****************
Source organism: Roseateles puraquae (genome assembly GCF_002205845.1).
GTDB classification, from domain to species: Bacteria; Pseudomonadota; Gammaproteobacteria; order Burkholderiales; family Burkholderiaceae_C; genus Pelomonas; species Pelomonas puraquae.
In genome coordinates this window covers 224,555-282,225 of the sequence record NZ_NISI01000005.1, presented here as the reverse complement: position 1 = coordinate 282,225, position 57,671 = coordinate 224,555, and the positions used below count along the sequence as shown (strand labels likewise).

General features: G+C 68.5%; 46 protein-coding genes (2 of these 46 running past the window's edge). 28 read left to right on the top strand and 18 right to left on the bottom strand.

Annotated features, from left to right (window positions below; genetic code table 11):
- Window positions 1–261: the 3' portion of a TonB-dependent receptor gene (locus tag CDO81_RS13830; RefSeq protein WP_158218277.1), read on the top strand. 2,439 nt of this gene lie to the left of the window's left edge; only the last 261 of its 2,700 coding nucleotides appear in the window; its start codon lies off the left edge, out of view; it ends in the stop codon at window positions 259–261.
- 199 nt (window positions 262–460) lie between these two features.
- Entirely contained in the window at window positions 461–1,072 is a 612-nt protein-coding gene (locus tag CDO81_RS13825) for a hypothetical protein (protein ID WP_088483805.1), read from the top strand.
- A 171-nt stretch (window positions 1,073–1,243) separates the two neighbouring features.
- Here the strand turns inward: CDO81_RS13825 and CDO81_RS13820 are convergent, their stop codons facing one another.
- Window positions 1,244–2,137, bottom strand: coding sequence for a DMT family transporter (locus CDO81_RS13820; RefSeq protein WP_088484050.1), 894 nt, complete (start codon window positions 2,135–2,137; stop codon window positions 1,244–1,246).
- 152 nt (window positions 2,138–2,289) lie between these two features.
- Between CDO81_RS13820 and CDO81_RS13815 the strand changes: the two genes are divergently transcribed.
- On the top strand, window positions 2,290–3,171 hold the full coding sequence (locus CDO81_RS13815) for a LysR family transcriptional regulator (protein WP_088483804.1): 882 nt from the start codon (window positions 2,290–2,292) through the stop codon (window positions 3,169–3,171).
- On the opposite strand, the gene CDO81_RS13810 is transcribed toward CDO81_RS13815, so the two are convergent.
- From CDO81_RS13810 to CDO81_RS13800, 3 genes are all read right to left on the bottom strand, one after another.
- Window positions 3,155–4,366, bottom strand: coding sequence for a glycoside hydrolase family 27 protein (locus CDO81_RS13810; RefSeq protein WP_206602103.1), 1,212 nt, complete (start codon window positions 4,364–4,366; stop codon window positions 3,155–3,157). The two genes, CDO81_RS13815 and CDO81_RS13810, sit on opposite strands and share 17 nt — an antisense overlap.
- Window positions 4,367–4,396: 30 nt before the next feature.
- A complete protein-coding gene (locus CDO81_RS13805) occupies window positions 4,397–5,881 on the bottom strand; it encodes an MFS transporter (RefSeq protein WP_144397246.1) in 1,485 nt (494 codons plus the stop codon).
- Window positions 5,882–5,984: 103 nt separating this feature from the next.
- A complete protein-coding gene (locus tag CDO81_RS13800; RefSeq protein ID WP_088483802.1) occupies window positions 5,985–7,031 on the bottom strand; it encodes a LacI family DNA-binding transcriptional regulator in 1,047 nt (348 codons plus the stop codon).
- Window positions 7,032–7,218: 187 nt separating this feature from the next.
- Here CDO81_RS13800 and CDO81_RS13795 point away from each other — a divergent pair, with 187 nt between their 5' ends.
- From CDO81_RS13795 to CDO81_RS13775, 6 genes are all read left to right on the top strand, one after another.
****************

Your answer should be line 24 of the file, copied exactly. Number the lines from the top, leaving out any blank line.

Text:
- From CDO81_RS13795 to CDO81_RS13775, 6 genes are all read left to right on the top strand, one after another.